Most books I can recommend for some aspect of their writing - even if the whole ensemble falls short. Sadly, Three Days in April is one I can't recommend at all.
But let's rewind a little. Three Days in April is a fast-paced technological thriller set in a future Baltimore where government surveillance is everywhere (and they have a network of orbital kinetic energy weapons for when they stop merely watching), and a significant proportion of the populace are genetically modified, most along fairly standard models (the Pretties, for instance, or the Neanderthals).
The trouble starts when a plague runs through Hagerstown - and the government quickly starts wiping the public newsfeed of the disaster. Anders, a mouse-DNA'd-teaching-assistant is caught in the middle of the coverup, along with irritating hacker roommate Gary, and new-acquaintance-and-Neanderthal Terry, when Terry's sister is discovered to be trapped within the killzone. Then... things get weird.
It doesn't sound like a terrible premise, but the problem is in the execution. The plot, simply put, doesn't work. It's fast-paced, yes, but few of its developments are explained, nor do they have any meaningful foreshadowing, making the resolution seem like deus ex machina to an absurd degree. There are some interesting links, but unless I'm missing a great deal of the novel, it utterly fails to satisfy in this respect: it's a rollercoaster of meaningless twists. I was left wondering where the last twenty percent of the novel was. Our heroes were saved? How?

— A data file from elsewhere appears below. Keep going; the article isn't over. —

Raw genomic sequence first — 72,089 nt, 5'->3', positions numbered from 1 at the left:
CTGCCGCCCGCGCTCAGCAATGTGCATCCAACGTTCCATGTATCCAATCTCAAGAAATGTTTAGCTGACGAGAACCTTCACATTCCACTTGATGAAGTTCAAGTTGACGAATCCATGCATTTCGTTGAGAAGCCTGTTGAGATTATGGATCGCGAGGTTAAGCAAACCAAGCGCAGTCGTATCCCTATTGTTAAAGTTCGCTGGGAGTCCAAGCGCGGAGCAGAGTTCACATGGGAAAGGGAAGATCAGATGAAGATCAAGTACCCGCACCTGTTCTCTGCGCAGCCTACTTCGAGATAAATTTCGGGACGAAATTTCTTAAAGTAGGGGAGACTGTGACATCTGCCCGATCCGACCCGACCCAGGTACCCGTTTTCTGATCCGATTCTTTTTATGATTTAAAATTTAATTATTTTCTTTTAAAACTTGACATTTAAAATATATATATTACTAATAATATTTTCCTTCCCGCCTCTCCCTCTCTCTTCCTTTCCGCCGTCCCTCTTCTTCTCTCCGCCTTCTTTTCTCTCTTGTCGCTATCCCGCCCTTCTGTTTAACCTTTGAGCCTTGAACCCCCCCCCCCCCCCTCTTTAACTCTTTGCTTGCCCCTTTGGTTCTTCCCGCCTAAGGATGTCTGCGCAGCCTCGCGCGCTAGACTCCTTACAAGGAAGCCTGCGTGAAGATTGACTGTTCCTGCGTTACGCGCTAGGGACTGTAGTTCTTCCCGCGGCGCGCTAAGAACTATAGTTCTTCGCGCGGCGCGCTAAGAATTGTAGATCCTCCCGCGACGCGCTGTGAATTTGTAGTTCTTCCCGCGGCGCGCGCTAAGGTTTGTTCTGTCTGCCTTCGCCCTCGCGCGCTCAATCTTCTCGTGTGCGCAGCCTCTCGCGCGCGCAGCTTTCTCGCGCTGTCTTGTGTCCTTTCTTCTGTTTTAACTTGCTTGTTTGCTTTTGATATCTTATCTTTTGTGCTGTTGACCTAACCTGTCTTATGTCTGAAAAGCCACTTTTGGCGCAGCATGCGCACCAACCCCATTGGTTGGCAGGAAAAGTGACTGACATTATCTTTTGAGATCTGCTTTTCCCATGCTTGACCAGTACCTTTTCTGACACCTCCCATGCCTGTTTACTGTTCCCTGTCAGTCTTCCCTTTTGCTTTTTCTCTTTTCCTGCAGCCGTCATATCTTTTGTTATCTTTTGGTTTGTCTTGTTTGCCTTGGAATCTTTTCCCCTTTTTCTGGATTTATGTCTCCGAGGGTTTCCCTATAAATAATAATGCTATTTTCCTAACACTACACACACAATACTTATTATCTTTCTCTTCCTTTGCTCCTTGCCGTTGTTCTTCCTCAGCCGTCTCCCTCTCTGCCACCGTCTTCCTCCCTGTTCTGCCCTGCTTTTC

Even poor plots can survive scrutiny if they have sufficiently interesting characters to follow them, but Three Days in April fails to entertain in this respect either. None of the central three protagonists ever become more than caricatures: Anders seems to have little non plot-driven personality, and Gary seems to be intoxicated through most of it, barely developing beyond giggles. Terry comes closest to being interesting, with her relationship with her sister and her disliked partner, but still gets no development. Worse, the conversations between all involved read like laddish 'banter' - with the sexism that entails. This isn't limited to the dialogue, but also permeates the narrative - the 'Pretties' get a particularly heavy load, but the book as a whole reads as fairly male gaze-y